Metall. Res. Technol.
Volume 113, Number 2, 2016
|Number of page(s)||24|
|Published online||11 February 2016|
Steel cleanliness and environmental metallurgy
2 IF Steelman, France
Accepted: 7 December 2015
Clean steels were “invented” in the middle of the 20th century, at a time when steels started to be produced en masse and when it was understood that quality should also be addressed as a special and important issue, both in terms of the strategy of the sector and as a major research topic for the science and technology that accompanies the industry. The series of Clean Steel conferences, launched in Hungary in 1970 and organized every 4 years since then, with Paul Tardy in the organizing committee or in the lead, have been providing important time markers of this evolution. Since then, major progress was made by the introduction in most steel shops of secondary or ladle metallurgy, which was invented in the process, while steel cleanliness was defined precisely in standards and textbooks. The discoveries of pioneers have become state-of-the art and, today, a steady state situation has been reached, where research continues in using new tools and methods to refine the topic, while new comers, mainly from the BRIC countries, are contributing their understanding of the topic to the international steel community. The distinction between special steels and carbon steels got blurred in this historical process, as similar secondary metallurgy tools were used for making both kinds of steels and, in essence, steel ceased to be a simple commodity and most steels became special to some extend. Clean steels have thus not become much more sophisticated recently, but rather much more common and mainstream. The expression “clean steel” stems from a vision of the purity of the metal in terms of minor elements, which had been controlled until then only at the margin compared to the major elements, iron, carbon, silicon and manganese. This is today a somewhat passéed vision as metallurgy has become a much more holistic and systemic technology, whereby steels are defined in terms of global composition, of distribution of phases, including the minor phases that are known as non-metallic inclusions, of microstructures and, more often than not, in terms of applications and properties in service. Moreover, steels have time extensions, which are discussed as life cycle or value chain and are thus embedded in the anthroposphere and its intersection with the biosphere and the geosphere. This emphasizes the fact that steels are made from raw materials, primary and secondary – thus including scrap from recycling -, that they are transformed into artifacts that participate to the life of society and eventually are disposed of at end of life to feed back into the circular economy. This holistic vision is what we call “environmental metallurgy”. It is linked to clean steel production and constitutes another dimension of the cleanliness of steel. Plenary presentation to the 9th International Conference on Clean Steel, 8–10 September 2015, Budapest, Hungary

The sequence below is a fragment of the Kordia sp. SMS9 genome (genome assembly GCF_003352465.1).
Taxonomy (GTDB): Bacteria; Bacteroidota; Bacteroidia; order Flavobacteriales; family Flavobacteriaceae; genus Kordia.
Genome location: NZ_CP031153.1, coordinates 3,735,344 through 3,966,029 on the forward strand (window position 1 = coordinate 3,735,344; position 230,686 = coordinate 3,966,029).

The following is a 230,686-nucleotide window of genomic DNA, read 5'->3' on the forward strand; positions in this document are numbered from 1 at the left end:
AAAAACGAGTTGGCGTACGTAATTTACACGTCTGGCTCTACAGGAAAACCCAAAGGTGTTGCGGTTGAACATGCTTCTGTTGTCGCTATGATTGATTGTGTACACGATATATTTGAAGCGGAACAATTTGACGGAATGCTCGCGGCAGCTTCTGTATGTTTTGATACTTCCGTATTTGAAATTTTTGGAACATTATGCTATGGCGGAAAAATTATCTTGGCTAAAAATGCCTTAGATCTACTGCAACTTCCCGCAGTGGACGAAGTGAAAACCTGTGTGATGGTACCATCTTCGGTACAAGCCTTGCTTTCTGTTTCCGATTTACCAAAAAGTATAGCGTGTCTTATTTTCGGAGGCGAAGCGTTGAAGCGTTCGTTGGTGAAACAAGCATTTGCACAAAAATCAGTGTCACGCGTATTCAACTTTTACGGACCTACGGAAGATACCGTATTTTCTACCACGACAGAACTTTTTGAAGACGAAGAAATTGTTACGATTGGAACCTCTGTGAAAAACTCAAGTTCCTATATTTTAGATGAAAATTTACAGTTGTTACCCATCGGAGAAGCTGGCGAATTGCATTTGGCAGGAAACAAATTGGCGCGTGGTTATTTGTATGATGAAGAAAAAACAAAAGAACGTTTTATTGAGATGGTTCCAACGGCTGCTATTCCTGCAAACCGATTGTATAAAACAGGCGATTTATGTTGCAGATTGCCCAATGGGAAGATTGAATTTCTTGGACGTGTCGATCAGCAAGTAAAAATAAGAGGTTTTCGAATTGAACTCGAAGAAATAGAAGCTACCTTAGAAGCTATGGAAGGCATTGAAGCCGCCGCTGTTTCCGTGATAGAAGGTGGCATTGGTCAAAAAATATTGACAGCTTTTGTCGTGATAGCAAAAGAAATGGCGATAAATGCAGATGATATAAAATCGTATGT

Key words: Metallurgy / non-metallic inclusion / cleanliness / environment / cleanliness of air emissions / environmental metallurgy
© EDP Sciences, 2016
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